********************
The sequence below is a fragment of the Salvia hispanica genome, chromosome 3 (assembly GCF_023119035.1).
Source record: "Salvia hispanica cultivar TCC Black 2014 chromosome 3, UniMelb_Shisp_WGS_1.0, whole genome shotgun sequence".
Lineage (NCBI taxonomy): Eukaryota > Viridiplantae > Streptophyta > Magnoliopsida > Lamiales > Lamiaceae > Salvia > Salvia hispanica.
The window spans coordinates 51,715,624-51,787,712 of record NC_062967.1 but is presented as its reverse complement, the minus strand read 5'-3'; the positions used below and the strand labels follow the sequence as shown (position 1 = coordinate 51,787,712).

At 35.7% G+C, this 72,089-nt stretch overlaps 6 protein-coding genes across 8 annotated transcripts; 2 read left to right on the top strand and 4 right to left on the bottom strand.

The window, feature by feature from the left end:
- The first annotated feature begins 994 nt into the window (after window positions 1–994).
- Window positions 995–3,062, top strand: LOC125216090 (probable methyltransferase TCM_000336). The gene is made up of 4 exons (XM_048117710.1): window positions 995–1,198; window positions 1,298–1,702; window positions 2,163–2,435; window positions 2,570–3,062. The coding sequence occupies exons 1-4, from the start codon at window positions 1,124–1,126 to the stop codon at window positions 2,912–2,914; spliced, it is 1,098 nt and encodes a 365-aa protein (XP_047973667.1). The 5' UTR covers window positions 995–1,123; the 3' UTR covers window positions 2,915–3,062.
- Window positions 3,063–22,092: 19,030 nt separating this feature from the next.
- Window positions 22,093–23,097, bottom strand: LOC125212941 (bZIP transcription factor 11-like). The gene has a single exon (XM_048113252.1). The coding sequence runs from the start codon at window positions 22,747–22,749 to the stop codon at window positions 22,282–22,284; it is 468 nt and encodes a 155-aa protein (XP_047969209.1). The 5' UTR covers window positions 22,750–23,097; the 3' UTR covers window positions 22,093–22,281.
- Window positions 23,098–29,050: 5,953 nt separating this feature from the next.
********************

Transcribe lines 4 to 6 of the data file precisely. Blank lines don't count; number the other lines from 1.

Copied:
The window spans coordinates 51,715,624-51,787,712 of record NC_062967.1 but is presented as its reverse complement, the minus strand read 5'-3'; the positions used below and the strand labels follow the sequence as shown (position 1 = coordinate 51,787,712).

At 35.7% G+C, this 72,089-nt stretch overlaps 6 protein-coding genes across 8 annotated transcripts; 2 read left to right on the top strand and 4 right to left on the bottom strand.

The window, feature by feature from the left end: